I am available for consultation and grow room inspections in an attempt to point you in the right direction.  (616) 844-5446  or on Facebook as Grand Haven Legal

Editor's Note- In addition to knowing your patient's condition and selecting a specific strain for them based on the condition, caregivers are being held responsible for the validity of the doctor/patient relationship between the doctor and their patient.  If the physician is not known to the caregiver, it is wise (and may be legally essential) that the caregiver confirm that the physician will require and retain medical records of the visit, meet personally with the patient, and arrange for follow up with the patient.

 for full article and decision see 'caregiver responsibilities'

I'm a Good Mother- Why is CPS Investigating ME??

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Why is CPS Investigating Me?

By Attorney Jennifer P. Bukovinszky

Bringing a child into this world is hard enough but when the new mother is a marijuana user and has used marijuana during pregnancy, she is faced with so much more.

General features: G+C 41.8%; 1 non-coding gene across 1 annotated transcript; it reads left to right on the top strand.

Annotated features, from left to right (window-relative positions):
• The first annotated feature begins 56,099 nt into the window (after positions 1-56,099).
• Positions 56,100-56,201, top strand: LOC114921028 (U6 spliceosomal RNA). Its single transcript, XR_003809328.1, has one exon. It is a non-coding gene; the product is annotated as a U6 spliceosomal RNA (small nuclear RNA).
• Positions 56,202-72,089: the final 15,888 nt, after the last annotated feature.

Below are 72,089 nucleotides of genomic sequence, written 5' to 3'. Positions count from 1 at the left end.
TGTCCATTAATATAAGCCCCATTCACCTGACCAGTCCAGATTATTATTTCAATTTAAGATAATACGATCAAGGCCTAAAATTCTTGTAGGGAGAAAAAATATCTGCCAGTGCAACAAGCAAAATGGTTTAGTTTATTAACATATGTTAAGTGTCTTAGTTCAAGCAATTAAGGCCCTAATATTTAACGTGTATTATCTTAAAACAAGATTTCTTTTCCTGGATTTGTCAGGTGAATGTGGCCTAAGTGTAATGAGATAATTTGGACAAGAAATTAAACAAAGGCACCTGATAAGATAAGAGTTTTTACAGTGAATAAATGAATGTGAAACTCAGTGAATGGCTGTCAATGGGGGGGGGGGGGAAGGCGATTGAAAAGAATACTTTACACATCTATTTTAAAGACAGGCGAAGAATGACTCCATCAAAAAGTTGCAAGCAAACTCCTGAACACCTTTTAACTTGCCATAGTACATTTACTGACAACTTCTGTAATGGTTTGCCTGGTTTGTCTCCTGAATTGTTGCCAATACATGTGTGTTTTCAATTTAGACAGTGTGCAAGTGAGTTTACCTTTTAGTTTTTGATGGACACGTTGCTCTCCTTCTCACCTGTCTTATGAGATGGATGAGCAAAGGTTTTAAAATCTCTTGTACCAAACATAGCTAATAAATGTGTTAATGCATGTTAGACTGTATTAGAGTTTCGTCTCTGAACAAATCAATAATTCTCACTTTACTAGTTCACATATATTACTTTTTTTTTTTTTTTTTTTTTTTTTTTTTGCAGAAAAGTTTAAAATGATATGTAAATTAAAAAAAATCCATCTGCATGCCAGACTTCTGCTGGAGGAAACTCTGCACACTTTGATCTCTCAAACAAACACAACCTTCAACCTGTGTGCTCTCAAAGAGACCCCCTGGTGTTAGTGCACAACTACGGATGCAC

The Child Protection Law (CPL), requires certain people (mandated reporters), to make a complaint of child abuse to Child Protective Services (CPS) if the mandated reporter suspects that the newborn infant has been exposed to any amount of a controlled substance or if a controlled substance is found to be present in the newborn infant’s body. MCL 722.623a. It is important to note, that the mandated reporter will not be required to make a complaint if it is known that the exposure to a controlled substance was the result of medical treatment administered to the mother or the newborn infant.

But…it is likely that the hospital staff will err on the side of caution when deciding to initiate a complaint to CPS if it is suspected that the mother’s use of a controlled substance has transferred to the newborn infant while in utero.

Once a report has been made, a CPS worker will automatically investigate the complaint to determine if the newborn infant was in fact exposed to a controlled substance and the circumstances surrounding that exposure.

 

Read more...

The Real Truth about Cannabis… and why Marijuana is not a drug!

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Cannabis has been cultivated throughout the world’s history as a source of industrial fiber, seed, oil, food, recreation, religious, spiritual enlightenment, and medicine. Each part of the plant is harvested differently, depending on the purpose of its use.